Summary “It’s hard to be afraid of happiness and happiness”

Summary “It’s hard to be afraid of happiness and happiness”

The Old Woodcutter cuts wood in the woods and always remembers grief and wickedness. His niece Nastya brings him dinner. The woodcutter rebukes the girl that she is waiting for her beloved, soldier Ivan Tarabanov, who is naked as a falcon, but rejects the rich miller.

The woodcutter continues to cut down the forest, remembering grief-evil, and his ax breaks. Before the Woodcutter appears a little old woman – Woe-Wickedness. It was all the time with his family, and from there all the misfortunes. I’m sick of the Woe-Wickedness with the Woodcutter’s family, to listen to his oh-sighs, he wants to wander around in the white light. To do this, someone has to sell something and say: “Take my good, but grief-misfortune in addition.”

The woodcutter is

trying to sell something to the Hunter and the Shepherd running past, but they brush off. Finally, he manages to sell the rope to the merchant for the altyn, which broke off the line.

The merchants are attacked by bandits. He cries, remembering Woe-Wickedness. Grief tells the merchant how he can get rid of it.

In the woods, King Dormidont comes to hunt with the army and with his future son-in-law Overseas Prince. They want to roast game, but they have nothing to kindle a fire. Appears Merchant and offers to buy from him flint and flint. Together with the merchandise, the Merchant imposes on the Tsar Gore-Zloschaste.

The daughter of King Anfisa asks her father to buy a casket for her, but there is no money in the treasury. The overseas prince refuses to marry a poor bride, Anfisa also leaves the ruined father and leaves for a rich aunt. Several states declare war against the tsar, but the army has nothing to pay, and it has fled. In the service there is only one soldier, Ivan Tarabanov. The king commemorates Grief-Evil. Grief responds and tells the king how to get rid of it.

The king offers a soldier to buy from him a ring, a saber, a crown, but the soldier refuses – he does not need it. The king treats a soldier with tobacco from his golden snuffbox. A soldier likes tobacco, and he agrees to buy a snuffbox

from the tsar, but he has no money other than a nickle. To prevent him from being accused of theft, the soldier demands a receipt from the tsar. Together with the snuffbox, the king gives the soldier the Woe-Wickedness.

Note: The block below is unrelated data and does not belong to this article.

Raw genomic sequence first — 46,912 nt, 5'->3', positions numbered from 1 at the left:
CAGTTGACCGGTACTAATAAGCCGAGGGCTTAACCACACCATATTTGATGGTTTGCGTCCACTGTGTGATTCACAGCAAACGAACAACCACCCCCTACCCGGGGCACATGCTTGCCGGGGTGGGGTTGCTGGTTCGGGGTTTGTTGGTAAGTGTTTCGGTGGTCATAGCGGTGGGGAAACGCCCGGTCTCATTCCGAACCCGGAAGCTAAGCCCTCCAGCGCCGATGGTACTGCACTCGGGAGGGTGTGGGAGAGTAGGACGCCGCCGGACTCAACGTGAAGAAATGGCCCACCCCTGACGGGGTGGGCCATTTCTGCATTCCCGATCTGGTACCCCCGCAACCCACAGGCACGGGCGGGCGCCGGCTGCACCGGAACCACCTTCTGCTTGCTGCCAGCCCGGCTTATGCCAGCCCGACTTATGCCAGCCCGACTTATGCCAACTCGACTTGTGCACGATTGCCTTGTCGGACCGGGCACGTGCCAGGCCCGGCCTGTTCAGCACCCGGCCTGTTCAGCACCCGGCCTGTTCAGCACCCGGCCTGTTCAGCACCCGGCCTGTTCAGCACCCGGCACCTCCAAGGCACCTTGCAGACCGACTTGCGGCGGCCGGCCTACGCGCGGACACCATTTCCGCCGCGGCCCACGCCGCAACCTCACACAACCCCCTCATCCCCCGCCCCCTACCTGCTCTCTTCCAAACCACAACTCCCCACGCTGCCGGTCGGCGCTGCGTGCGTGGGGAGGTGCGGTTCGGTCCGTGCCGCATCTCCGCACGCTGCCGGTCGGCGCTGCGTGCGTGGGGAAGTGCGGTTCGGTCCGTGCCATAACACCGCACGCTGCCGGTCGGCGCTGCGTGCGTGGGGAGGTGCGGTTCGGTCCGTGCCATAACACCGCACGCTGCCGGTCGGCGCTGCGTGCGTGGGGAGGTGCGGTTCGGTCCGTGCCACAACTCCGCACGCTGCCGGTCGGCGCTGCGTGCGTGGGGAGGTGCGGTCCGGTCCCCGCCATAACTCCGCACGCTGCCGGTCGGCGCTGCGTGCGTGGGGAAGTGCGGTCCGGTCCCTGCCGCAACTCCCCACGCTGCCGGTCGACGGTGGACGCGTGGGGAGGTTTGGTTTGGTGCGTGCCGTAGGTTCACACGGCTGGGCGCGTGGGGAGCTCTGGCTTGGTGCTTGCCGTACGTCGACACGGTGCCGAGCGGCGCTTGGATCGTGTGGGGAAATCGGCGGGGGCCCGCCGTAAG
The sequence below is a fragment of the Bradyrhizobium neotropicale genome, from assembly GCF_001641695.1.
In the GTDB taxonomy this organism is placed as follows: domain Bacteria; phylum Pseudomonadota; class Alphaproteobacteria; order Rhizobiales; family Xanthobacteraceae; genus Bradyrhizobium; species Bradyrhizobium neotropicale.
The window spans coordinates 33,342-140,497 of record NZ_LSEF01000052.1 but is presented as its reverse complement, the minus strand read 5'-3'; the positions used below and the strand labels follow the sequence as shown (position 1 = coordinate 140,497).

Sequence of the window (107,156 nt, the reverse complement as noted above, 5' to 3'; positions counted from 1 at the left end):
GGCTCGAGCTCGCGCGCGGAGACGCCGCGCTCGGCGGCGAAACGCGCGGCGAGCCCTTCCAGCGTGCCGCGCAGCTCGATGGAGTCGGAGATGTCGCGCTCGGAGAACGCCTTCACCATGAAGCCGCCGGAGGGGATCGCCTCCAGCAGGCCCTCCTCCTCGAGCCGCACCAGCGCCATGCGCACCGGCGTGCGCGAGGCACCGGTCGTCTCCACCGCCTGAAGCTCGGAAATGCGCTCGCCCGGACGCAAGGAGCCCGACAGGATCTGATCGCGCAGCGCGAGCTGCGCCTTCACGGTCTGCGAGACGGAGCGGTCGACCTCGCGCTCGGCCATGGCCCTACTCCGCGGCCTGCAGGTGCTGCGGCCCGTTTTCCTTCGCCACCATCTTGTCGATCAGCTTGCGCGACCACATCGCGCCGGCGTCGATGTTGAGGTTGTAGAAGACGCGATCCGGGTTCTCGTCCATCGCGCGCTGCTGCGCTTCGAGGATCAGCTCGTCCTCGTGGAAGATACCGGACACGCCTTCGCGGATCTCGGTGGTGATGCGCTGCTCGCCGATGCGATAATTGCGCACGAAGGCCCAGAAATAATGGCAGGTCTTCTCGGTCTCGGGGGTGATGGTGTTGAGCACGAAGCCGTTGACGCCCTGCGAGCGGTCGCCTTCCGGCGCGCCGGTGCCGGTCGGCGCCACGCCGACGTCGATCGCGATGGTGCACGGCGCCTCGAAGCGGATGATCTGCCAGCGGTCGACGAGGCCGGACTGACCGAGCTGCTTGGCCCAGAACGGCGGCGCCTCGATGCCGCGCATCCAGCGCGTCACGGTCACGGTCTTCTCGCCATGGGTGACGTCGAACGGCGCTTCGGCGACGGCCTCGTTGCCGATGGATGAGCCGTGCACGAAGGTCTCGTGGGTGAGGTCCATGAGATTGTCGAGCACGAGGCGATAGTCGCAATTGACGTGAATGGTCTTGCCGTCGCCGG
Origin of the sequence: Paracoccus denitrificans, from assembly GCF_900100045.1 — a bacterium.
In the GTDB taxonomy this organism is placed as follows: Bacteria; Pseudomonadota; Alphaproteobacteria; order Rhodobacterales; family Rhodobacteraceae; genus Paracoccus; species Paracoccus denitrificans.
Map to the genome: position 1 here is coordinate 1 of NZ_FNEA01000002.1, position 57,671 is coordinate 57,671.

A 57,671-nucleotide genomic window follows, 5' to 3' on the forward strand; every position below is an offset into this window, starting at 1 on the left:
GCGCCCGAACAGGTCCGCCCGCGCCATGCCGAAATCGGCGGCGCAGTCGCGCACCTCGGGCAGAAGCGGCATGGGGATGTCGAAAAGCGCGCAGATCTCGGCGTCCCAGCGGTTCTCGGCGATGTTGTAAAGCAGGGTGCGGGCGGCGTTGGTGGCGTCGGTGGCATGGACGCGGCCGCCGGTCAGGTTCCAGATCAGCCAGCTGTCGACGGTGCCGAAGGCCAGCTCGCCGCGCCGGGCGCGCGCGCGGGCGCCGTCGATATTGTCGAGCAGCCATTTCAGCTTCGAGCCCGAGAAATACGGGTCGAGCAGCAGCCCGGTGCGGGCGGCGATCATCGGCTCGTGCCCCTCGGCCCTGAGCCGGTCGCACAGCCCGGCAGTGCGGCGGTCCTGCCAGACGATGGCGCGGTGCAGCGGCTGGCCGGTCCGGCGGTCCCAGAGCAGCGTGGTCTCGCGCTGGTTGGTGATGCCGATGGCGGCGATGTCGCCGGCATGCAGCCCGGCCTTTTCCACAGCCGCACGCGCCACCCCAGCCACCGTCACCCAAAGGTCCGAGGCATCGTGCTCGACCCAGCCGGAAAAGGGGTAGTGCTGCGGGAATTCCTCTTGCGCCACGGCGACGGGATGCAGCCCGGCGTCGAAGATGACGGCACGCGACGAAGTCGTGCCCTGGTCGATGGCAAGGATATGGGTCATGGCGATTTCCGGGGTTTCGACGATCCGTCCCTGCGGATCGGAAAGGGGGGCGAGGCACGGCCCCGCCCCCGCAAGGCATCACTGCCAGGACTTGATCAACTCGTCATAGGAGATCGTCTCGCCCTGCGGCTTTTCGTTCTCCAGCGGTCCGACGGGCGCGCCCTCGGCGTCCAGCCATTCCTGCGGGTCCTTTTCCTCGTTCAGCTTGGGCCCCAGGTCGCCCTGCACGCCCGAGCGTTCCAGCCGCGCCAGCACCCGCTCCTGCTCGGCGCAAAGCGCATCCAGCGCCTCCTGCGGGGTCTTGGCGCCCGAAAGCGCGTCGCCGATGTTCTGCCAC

Woe is afraid of the difficulties of soldier’s life and asks the soldier to sell it to someone, but the soldier does not want to ruin people. Grief scares the soldier with various troubles, but the soldier does not fear them. Seeing tears in his eyes, Grief gloats, but the soldier says that he cries of tobacco. Grief asks him to sniff, gets into the snuffbox, and the soldier closes it there.

The soldier comes to Nastya, who now lives in a rich house. She says that since his uncle got rid of Gore-Evil, things have gone smoothly for him. But Grief now lives with a soldier in a snuffbox – his mother died, the house is destroyed, and Nastya is married against her will.

The guests gather in the house, the groom comes – the merchant. But Nastya, who has gone out to her guests, announces that her fiance is a soldier. Seeing the soldier’s expensive snuffbox, the guests accuse him of stealing. The soldier is tied up and taken to the palace by the tsar.

In the richly decorated palace sit the king, Anfisa, the Overseas Prince and courtiers. The Guardian admits the Merchant, the Woodcutter and the arrested Soldier. The soldier shows a receipt, and the tsar confirms that for the sake of laughter he sold the soldier a snuffbox for a nickle.

So that the Soldier did not tell anyone about the Woe-Evil, the king agrees to let him go, but orders the snuff-box to be left in the palace. The soldier demands back his nickle. The Tsar and the Merchant give on a penny, the Altyn Woodcutter, and the Soldier gives them all Gore-Zloschaste.

Grief takes the Merchant, the Woodcutter and the Tsar into the tartaras, and the Soldier and Nastya celebrate the wedding.


Summary “It’s hard to be afraid of happiness and happiness”